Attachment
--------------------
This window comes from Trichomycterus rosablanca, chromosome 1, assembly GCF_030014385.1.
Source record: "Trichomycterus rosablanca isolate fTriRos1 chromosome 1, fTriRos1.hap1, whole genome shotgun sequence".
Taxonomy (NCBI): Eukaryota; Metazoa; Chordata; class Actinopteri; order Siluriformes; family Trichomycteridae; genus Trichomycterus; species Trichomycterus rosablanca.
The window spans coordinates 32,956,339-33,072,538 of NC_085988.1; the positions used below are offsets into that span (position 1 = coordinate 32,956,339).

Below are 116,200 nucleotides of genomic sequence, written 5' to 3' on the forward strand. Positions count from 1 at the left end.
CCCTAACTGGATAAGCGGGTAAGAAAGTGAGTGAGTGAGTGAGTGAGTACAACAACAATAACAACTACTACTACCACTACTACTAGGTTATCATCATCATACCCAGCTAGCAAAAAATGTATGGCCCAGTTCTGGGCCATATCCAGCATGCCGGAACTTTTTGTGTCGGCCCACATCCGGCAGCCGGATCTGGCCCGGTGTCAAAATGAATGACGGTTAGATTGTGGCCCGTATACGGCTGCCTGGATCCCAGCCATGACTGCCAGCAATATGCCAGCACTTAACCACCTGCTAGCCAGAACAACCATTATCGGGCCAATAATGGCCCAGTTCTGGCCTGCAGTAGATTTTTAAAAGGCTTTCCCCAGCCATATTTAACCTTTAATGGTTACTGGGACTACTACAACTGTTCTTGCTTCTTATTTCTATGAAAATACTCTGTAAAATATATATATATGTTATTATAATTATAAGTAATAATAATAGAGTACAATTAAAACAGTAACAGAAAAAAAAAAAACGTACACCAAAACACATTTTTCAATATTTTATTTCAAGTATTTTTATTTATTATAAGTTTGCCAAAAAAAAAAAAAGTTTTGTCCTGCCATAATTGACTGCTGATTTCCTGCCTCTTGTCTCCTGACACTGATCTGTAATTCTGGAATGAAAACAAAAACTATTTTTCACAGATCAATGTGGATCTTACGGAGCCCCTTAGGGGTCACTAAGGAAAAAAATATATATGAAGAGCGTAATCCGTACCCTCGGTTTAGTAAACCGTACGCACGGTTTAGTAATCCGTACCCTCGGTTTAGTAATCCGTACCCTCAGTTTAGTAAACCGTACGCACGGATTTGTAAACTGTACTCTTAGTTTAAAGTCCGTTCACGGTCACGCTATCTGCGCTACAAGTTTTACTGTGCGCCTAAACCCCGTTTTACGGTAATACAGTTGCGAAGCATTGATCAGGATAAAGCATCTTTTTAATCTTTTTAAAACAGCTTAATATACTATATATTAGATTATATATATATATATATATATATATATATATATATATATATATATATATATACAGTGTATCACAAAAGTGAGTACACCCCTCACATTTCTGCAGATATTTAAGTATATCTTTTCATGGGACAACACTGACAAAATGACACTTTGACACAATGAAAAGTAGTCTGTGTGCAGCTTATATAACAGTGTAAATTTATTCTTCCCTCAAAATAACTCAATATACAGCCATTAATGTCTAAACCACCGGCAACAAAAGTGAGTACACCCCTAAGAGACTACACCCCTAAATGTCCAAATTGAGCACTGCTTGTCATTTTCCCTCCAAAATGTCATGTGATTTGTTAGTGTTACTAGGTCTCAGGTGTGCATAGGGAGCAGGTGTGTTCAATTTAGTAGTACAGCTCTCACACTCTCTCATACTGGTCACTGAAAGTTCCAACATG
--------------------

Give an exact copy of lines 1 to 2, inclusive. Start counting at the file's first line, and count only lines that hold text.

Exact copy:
This window comes from Trichomycterus rosablanca, chromosome 1, assembly GCF_030014385.1.
Source record: "Trichomycterus rosablanca isolate fTriRos1 chromosome 1, fTriRos1.hap1, whole genome shotgun sequence".